This War of Mine
There are plenty of games available where you play as a soldier of war.
Points are given for killing and the more spectacular the kill, the better. There’s an entire genre of games, first person shooters, dedicated to slaughtering NPCs and other players. So how would you feel about a game where you play the casualties of war instead?
Parts of the world are pretty shitty at the moment. Just have a look at Wikipedia’s long list of ongoing armed conflicts. On the top of the list, with more than 10,0001 deaths per year, we find these four: The war in Afghanistan, the Boko Haram insurgency, the Syrian civil war and the Iraqi civil war. You don’t hear too much about these conflicts in the news, with the exception of Boko Haram, which is a really hot media potato right now. In that case, you also hear quite a bit about how the conflict affects the civilian population.
For those of us who have never experienced war - and that is most of us - it’s hard to even try to imagine what it’s like being a civilian in any of these conflicts. But now it might be possible to get a very remote idea. This War of Mine is the title of a self-published survival game by 11 bit studios, who tries to show you what being stuck in the middle of a war zone might be like. Do they succeed?
In This Was of Mine you start out with three playable characters in a fairly spacious shelter located in a war-torn city, supposedly inspired by Sarajevo during the 1992-96 siege of the city. Snipers are preventing you from going outside during the day, which you will use to craft tools from gathered materials, trade with a traveling salesman, upgrade the shelter, cook food and heal the survivors. You’re desperately low on supplies and there are only two ways of getting them: Either search your shelter or go out at night to find what you need. The first option is the easiest one, but what you’ll find is very limited, so you soon have to venture into the city to find supplies. You’ll do what you feel is necessary to survive: Steal medication from an old couple? Smash a guy’s brains in with a shovel for his food? Or perhaps some friendly trading is more your style? It’s up to you, but the goal of the game is simple: Survive the war.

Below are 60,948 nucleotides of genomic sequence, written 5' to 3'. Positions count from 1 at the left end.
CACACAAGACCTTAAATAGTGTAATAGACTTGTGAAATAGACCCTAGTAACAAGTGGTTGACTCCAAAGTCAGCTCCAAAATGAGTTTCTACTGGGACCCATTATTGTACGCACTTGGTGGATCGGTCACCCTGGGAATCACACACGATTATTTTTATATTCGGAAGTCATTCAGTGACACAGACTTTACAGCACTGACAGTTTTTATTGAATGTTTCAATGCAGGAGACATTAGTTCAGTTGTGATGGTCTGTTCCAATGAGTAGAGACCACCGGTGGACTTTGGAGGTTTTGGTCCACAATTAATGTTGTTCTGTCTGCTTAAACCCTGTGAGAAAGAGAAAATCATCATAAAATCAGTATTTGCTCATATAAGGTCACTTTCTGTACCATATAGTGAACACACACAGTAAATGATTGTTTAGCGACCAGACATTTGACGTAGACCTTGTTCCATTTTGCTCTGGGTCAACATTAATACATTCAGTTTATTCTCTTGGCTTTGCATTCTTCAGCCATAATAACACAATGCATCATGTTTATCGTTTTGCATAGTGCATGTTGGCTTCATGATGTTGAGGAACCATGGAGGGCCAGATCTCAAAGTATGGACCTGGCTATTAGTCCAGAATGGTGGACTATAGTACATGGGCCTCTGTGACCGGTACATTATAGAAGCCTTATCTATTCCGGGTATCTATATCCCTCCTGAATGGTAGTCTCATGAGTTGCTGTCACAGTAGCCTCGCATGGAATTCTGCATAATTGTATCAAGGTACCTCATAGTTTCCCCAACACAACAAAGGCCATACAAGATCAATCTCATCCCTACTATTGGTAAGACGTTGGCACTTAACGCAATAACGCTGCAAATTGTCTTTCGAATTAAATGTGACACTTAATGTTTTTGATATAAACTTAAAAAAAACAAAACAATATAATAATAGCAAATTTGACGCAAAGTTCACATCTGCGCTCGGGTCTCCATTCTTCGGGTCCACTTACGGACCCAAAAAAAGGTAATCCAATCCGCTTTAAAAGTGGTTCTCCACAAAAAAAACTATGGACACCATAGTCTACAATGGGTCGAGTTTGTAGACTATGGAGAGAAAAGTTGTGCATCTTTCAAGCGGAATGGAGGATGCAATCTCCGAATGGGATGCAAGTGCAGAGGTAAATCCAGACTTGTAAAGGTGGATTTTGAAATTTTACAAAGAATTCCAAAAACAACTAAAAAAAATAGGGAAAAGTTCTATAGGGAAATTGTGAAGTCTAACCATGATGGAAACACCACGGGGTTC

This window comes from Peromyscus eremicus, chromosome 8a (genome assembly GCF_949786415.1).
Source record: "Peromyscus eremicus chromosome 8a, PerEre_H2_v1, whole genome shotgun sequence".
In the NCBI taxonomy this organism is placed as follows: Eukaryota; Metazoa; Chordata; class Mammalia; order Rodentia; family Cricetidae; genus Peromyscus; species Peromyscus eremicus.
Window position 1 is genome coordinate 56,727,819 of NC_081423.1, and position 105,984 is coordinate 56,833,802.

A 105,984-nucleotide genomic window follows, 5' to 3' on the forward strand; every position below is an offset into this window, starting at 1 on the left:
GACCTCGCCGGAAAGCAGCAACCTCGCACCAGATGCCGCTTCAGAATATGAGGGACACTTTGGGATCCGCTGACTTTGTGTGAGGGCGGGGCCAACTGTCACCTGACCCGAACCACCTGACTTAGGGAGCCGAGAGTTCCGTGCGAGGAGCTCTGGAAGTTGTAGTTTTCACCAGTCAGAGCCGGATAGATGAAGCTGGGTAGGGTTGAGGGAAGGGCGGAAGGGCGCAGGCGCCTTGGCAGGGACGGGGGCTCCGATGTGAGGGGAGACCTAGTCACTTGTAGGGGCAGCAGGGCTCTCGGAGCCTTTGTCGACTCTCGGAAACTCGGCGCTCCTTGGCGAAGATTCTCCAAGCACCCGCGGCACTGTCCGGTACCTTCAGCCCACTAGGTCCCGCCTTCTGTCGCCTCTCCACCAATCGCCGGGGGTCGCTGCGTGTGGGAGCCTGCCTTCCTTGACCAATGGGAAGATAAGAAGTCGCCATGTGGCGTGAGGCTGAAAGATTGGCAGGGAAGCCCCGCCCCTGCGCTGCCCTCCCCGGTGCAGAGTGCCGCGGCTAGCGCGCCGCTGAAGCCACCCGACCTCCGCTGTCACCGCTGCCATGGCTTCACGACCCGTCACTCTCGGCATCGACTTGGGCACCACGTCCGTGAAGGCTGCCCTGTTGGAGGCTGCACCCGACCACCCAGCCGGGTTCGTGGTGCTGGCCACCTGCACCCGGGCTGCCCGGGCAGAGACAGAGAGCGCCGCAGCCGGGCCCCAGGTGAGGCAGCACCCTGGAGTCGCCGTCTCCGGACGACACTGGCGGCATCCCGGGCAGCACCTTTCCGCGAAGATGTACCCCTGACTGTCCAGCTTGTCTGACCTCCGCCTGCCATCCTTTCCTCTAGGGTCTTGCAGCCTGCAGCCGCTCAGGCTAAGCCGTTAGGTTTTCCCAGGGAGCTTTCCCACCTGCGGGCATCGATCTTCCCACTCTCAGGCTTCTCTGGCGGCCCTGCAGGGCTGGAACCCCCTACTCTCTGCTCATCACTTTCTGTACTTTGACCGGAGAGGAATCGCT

I started out with Bruno, a good cook, Katia, who had bargaining skills, and Pavle, a fast runner. Pavle was great for scavenging, since his running skills could get him quickly out of trouble. Unfortunately for Pavle, it turned out he was unable to outrun bullets and his scavenging days ended too early after being shot by rebels while trying to get away with their food. This left the scavenging to Katia, who did quite well, bringing back enough supplies to keep both her and Bruno the cook happy.
After a while, there was a knock on the door. Outside stood poor Emilia who begged Bruno for permission to come inside. He let her inside without checking her skills, which turned out to be a bad move. Emilia was a good accountant, and who needs that during war time? No one, that’s who2. So I sent Emilia out to scavenge semi-detached house the next night. She was promptly shot and killed, and Katia once again became head of the shelter’s Scavenging Dept. After a few days, Marin knocked on the door. This time, Bruno actually checked if the person in need of sanctuary could be useful. Marin was a handyman, and he was welcomed with open arms.